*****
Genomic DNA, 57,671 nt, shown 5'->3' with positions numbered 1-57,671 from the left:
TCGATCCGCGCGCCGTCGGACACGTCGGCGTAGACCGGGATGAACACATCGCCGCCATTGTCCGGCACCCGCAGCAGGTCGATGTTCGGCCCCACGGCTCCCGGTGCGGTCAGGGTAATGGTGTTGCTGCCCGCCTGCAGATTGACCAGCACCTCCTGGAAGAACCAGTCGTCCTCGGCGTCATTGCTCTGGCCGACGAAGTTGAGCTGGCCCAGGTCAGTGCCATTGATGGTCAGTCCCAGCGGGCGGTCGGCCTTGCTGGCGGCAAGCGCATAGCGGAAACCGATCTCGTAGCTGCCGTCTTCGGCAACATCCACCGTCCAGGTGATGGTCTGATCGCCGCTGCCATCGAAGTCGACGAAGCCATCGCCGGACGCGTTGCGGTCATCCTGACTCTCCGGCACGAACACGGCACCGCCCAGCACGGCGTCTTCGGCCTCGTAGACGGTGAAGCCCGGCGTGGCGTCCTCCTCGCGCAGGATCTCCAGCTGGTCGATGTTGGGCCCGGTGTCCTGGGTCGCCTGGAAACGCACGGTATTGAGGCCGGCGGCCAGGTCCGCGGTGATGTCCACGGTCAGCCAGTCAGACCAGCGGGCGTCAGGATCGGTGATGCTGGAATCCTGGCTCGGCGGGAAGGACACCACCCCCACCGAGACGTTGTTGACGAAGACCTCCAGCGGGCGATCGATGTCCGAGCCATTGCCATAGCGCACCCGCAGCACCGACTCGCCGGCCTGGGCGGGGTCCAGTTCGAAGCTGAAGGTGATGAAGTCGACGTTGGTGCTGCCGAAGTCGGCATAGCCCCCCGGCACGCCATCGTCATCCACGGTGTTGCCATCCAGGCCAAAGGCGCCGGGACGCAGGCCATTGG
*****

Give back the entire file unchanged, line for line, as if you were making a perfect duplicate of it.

Genomic DNA, 57,671 nt, shown 5'->3' with positions numbered 1-57,671 from the left:
TCGATCCGCGCGCCGTCGGACACGTCGGCGTAGACCGGGATGAACACATCGCCGCCATTGTCCGGCACCCGCAGCAGGTCGATGTTCGGCCCCACGGCTCCCGGTGCGGTCAGGGTAATGGTGTTGCTGCCCGCCTGCAGATTGACCAGCACCTCCTGGAAGAACCAGTCGTCCTCGGCGTCATTGCTCTGGCCGACGAAGTTGAGCTGGCCCAGGTCAGTGCCATTGATGGTCAGTCCCAGCGGGCGGTCGGCCTTGCTGGCGGCAAGCGCATAGCGGAAACCGATCTCGTAGCTGCCGTCTTCGGCAACATCCACCGTCCAGGTGATGGTCTGATCGCCGCTGCCATCGAAGTCGACGAAGCCATCGCCGGACGCGTTGCGGTCATCCTGACTCTCCGGCACGAACACGGCACCGCCCAGCACGGCGTCTTCGGCCTCGTAGACGGTGAAGCCCGGCGTGGCGTCCTCCTCGCGCAGGATCTCCAGCTGGTCGATGTTGGGCCCGGTGTCCTGGGTCGCCTGGAAACGCACGGTATTGAGGCCGGCGGCCAGGTCCGCGGTGATGTCCACGGTCAGCCAGTCAGACCAGCGGGCGTCAGGATCGGTGATGCTGGAATCCTGGCTCGGCGGGAAGGACACCACCCCCACCGAGACGTTGTTGACGAAGACCTCCAGCGGGCGATCGATGTCCGAGCCATTGCCATAGCGCACCCGCAGCACCGACTCGCCGGCCTGGGCGGGGTCCAGTTCGAAGCTGAAGGTGATGAAGTCGACGTTGGTGCTGCCGAAGTCGGCATAGCCCCCCGGCACGCCATCGTCATCCACGGTGTTGCCATCCAGGCCAAAGGCGCCGGGACGCAGGCCATTGG